After a week at Children’s, they discharged Vaughan. No one had an answer about why our little guy was having so much trouble. If anything, we had more questions leaving than we did when we got there! So, we followed what the doctors told us to do. We added calories to his formula, at 4 months old we got him glasses, at 5 months old we enrolled him in early intervention and got him hearing aids, and we continued to do 3 loads of laundry every day because of his nonstop spitting up/vomiting. At 6 months old we took him to a GI doctor for a follow-up. We pleaded for the doctor to help us with his reflux, but the doctor insisted that it “was normal baby reflux” and said there was nothing he would do until Vaughan was a year old. Only after he turned one would the doctor consider doing a Nissen Fundoplication and inserting a G-tube. In the meantime, Vaughan’s audiologist recommended we try ear tubes. At 9 months old, he got his first set and had a sedated ABR. Not only did the results show that the tubes worked, but that Vaughan had completely normal hearing! My baby could hear my voice!
At 15 months, Vaughan had his Nissen Fundoplication and his G-tube placed. His recovery was one of the hardest things we had to go through, but after about 2 months, he was finally getting back to his sweet, happy, cuddly self. The gagging and retching subsided and he was finally putting on weight at a rate that made his doctors happy.
April of 2014, we finally got a diagnosis for our baby. We had to jump through hoops to have the genetic testing completed, but it held the answer. Vaughan had Bohring-Opitz Syndrome. It was so rare that our geneticist had never even heard of it and gave us some literature on one of the only studies ever done on children who had it.
I immediately went home and found the Facebook Group for children with Bohring-Opitz Syndrome and requested to join. What a lifesaver! I wasn’t crazy! My baby was like the other children . . .and looked almost exactly like them too! There was Okke, Jackson, Eva, Jamie and so many more!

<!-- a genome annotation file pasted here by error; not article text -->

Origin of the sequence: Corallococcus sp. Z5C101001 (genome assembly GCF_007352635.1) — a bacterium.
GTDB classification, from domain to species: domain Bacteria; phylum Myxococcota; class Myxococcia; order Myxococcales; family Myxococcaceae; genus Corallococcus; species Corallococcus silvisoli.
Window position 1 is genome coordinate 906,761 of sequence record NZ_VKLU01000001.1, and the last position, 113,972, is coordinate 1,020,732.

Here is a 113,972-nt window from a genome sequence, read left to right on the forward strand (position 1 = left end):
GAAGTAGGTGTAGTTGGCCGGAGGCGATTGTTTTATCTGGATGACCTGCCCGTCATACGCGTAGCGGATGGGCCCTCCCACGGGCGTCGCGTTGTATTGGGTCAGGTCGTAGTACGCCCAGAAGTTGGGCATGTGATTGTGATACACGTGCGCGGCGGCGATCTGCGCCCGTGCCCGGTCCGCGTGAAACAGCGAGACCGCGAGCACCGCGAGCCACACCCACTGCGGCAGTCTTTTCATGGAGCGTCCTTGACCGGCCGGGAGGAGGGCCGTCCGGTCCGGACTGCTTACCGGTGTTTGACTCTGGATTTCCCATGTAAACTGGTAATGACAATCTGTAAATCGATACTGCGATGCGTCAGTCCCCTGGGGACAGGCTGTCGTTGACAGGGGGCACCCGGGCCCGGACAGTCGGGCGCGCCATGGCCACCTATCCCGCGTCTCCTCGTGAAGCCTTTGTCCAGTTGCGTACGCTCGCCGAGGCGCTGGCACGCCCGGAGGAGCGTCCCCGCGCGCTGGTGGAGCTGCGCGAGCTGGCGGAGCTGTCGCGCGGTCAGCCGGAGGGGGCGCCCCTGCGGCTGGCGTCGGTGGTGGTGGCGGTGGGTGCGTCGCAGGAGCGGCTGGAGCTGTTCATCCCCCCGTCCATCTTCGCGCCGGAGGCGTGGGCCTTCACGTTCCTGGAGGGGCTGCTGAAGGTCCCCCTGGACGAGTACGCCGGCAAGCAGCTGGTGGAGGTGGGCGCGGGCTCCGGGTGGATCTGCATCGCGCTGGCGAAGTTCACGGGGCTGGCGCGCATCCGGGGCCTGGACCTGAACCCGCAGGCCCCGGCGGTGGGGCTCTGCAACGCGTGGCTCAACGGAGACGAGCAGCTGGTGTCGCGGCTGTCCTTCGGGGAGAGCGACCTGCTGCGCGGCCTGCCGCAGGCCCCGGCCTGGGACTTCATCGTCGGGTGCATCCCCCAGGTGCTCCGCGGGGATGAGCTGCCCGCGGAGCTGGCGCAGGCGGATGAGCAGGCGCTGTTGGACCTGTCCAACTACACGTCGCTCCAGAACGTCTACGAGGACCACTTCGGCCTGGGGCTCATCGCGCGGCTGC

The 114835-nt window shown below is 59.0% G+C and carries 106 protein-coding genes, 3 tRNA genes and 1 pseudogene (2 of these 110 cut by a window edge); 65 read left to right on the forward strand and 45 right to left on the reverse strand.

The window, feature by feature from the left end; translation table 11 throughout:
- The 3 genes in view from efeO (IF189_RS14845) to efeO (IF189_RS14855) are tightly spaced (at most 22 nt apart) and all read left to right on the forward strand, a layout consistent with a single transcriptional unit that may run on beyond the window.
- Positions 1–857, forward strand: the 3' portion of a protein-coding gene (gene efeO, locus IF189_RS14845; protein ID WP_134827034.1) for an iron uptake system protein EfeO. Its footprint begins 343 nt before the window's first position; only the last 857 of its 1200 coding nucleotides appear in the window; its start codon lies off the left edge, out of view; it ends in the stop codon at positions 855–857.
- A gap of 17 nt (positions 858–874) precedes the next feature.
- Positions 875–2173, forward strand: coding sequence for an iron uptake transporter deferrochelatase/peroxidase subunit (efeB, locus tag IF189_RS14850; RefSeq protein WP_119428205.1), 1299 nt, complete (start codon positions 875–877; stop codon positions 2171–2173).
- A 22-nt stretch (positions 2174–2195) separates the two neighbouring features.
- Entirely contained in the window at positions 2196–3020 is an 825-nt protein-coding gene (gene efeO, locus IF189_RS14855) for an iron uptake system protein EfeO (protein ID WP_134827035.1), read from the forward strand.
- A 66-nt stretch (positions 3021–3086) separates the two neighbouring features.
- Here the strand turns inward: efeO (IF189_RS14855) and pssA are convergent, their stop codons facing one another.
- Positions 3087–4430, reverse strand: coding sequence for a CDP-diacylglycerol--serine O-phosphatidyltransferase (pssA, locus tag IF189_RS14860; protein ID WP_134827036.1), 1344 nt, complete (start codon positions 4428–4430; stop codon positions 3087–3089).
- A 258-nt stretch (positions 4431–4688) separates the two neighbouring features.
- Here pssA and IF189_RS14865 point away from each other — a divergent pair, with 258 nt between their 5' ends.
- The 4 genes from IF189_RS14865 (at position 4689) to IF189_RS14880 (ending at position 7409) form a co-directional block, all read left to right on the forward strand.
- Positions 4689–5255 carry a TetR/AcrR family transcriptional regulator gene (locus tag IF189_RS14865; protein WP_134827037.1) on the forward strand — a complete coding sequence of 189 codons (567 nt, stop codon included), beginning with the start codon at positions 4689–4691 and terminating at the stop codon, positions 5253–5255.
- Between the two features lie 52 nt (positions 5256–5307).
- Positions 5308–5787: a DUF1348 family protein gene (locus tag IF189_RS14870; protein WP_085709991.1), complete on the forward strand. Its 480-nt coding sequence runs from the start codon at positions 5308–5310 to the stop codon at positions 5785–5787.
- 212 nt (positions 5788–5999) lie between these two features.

Today, Vaughan is four years old and goes to preschool where he gets physical therapy, speech therapy, vision therapy, and occupational therapy. He also spends time with his Mimi and Pop Pop and enjoys when his Nana and Papa can come visit. His favorite things are eating pureed foods by mouth, playing in the bathtub, looking at books, listening to music, swinging and being the light of our lives. He does not walk or talk yet, but he definitely lets us know what he wants and needs! He is one of the sweetest, happiest, funniest, kindest, and just overall genuinely wonderful children I have ever known. It’s a constant battle advocating for him when so little is known about my little man and the other children who have this condition, but I wouldn’t have it any other way. He is the reason I get up in the morning. He is the reason I work as hard as I do. He is the reason I am the fierce mom that I am. He is so special to us as well as the other families and children with BOS. Please share our story and spread awareness about this syndrome so that other families may understand us and our children better!